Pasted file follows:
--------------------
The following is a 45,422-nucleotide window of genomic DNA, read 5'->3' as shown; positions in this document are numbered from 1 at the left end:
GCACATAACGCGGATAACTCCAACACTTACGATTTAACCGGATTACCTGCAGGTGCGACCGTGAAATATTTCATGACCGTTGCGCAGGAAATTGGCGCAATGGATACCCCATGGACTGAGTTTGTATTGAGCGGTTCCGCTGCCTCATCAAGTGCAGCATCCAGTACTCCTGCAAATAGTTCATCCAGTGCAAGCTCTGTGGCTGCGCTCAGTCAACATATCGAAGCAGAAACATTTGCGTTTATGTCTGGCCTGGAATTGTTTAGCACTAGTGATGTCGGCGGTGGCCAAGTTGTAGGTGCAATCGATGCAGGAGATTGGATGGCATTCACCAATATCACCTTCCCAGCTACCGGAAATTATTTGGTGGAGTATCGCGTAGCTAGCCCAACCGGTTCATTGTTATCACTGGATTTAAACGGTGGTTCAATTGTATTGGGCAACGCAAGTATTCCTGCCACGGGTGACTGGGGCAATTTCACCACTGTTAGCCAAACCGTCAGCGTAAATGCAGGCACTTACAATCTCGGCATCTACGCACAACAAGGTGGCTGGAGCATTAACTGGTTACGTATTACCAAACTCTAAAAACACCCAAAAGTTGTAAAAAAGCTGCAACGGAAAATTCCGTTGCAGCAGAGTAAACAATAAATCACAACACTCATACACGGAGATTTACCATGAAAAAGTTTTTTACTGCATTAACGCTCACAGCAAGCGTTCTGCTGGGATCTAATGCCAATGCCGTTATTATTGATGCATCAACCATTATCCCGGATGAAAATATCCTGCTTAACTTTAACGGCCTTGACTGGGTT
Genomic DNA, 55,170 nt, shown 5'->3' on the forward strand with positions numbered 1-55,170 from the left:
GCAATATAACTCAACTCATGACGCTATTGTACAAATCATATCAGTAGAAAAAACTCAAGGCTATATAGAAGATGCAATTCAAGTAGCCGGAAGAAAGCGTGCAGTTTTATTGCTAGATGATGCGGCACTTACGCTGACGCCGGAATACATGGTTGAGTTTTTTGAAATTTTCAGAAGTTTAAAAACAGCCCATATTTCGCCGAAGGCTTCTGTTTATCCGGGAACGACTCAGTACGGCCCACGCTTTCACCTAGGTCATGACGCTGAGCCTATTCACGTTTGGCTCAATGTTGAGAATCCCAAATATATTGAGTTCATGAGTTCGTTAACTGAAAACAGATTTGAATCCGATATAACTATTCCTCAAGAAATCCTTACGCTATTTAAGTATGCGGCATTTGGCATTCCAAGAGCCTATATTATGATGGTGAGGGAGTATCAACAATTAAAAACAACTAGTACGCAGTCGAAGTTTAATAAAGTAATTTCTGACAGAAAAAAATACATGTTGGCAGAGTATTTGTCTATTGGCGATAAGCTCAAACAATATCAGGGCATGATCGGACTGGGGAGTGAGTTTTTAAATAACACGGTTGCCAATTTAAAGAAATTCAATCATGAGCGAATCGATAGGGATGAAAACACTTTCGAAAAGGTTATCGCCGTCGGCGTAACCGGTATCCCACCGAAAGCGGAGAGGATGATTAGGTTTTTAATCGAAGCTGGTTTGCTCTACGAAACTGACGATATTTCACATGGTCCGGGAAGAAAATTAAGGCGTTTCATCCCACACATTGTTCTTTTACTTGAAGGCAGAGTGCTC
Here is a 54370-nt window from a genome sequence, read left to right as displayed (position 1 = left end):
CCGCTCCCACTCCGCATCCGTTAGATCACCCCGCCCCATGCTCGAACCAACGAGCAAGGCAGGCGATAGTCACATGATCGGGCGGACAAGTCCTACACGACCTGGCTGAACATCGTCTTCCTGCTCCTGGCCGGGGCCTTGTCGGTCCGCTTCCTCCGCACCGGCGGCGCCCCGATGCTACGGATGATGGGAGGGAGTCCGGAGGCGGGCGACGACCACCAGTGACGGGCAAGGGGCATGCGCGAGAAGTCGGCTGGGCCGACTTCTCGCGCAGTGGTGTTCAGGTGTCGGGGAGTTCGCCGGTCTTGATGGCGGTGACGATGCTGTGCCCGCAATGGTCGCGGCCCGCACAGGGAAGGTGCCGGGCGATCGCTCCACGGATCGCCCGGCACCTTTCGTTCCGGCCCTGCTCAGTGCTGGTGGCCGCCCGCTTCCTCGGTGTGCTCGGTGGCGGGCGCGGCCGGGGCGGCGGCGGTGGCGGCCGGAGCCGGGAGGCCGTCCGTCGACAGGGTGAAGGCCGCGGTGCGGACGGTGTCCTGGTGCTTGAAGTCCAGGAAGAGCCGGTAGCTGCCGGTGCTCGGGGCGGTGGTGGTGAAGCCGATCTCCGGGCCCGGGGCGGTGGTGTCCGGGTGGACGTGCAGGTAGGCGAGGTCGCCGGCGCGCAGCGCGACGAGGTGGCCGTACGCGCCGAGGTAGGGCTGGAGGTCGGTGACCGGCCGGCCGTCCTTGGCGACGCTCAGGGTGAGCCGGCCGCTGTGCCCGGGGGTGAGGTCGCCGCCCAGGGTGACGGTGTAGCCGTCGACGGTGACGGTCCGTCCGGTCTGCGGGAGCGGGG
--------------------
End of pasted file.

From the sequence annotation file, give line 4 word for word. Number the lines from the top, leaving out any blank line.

GCAATATAACTCAACTCATGACGCTATTGTACAAATCATATCAGTAGAAAAAACTCAAGGCTATATAGAAGATGCAATTCAAGTAGCCGGAAGAAAGCGTGCAGTTTTATTGCTAGATGATGCGGCACTTACGCTGACGCCGGAATACATGGTTGAGTTTTTTGAAATTTTCAGAAGTTTAAAAACAGCCCATATTTCGCCGAAGGCTTCTGTTTATCCGGGAACGACTCAGTACGGCCCACGCTTTCACCTAGGTCATGACGCTGAGCCTATTCACGTTTGGCTCAATGTTGAGAATCCCAAATATATTGAGTTCATGAGTTCGTTAACTGAAAACAGATTTGAATCCGATATAACTATTCCTCAAGAAATCCTTACGCTATTTAAGTATGCGGCATTTGGCATTCCAAGAGCCTATATTATGATGGTGAGGGAGTATCAACAATTAAAAACAACTAGTACGCAGTCGAAGTTTAATAAAGTAATTTCTGACAGAAAAAAATACATGTTGGCAGAGTATTTGTCTATTGGCGATAAGCTCAAACAATATCAGGGCATGATCGGACTGGGGAGTGAGTTTTTAAATAACACGGTTGCCAATTTAAAGAAATTCAATCATGAGCGAATCGATAGGGATGAAAACACTTTCGAAAAGGTTATCGCCGTCGGCGTAACCGGTATCCCACCGAAAGCGGAGAGGATGATTAGGTTTTTAATCGAAGCTGGTTTGCTCTACGAAACTGACGATATTTCACATGGTCCGGGAAGAAAATTAAGGCGTTTCATCCCACACATTGTTCTTTTACTTGAAGGCAGAGTGCTC